How the iBOT Wheelchair Mobility Device Improves Lives

Recently, I had the opportunity to talk to Michael Kaplan, a fellow geek and owner of the iBOT by Independence Technology (a division of Johnson & Johnson).

The iBOT is an extremely versatile and stable wheelchair that can actually stand on two wheels. In 2006, the iBOT retailed for $26,100 with a required prescription. New models are no longer being manufactured and support is expected to end in 2014.

While its name might give you the impression that it’s the next big Apple product, the iBOT was actually developed by Dean Kamen, the inventor of the Segway. While they both share a common trait allowing humans to travel on two wheels, this is where their similarities end.

Unlike the Segway, the iBOT doesn’t entirely trust in its operator. Its prime directive is to stay under the center of gravity of the person using it. The result is a stable, safer product that focuses on keeping the user upright, no matter what. This upright position allows the operator to stand over 6 feet tall in some cases, and by doing so allows them to function without many of the burdens typically associated with being in a wheelchair.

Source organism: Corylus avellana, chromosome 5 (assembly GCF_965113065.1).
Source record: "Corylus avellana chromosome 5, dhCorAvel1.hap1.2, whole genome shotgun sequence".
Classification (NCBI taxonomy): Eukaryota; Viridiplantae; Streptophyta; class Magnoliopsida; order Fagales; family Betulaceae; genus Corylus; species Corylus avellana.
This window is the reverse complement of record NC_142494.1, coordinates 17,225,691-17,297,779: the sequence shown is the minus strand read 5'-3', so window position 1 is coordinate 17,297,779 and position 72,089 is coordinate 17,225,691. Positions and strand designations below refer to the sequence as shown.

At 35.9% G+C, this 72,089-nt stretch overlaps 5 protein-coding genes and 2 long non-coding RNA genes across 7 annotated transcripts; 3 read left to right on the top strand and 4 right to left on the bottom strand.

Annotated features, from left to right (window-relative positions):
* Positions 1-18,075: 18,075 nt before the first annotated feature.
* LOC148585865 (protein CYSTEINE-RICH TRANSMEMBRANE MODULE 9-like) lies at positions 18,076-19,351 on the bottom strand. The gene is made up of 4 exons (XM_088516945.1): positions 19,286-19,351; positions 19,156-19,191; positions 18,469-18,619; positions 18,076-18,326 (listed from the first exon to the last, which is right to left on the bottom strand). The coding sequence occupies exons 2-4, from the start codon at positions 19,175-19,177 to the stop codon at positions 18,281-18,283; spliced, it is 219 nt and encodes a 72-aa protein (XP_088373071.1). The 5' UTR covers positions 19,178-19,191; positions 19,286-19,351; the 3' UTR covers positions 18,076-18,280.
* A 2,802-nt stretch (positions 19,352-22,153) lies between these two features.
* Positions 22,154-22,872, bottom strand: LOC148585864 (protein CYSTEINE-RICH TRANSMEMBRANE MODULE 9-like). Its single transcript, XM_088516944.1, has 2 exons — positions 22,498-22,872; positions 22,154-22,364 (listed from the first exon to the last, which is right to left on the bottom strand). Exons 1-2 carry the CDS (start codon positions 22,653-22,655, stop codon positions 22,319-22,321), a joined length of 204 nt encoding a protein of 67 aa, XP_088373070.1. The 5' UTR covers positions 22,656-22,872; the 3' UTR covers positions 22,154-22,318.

The iBOT also features a stair-climbing mode that allows it the user to “walk” up and down standard stairs, breaking down barriers previously associated with being in a wheelchair. It does this by rotating the wheels in a manor much like a rack and pinion.

Another advantage to this design is its ability to operate in various terrains including gravel, sand, and water up to 3″ deep.

Unfortunately, the $26,100 price tag kept this incredible invention from really taking off. Despite having the backing of much larger companies (including Johnson & Johnson), the iBOT was discontinued in 2009 after just a few years. This isn’t to say that this innovation won’t find itself in widespread use in the future. Every day, technologies that were once considered too expensive are emerging as viable consumer products as the costs involved with manufacturing these products continue to decline.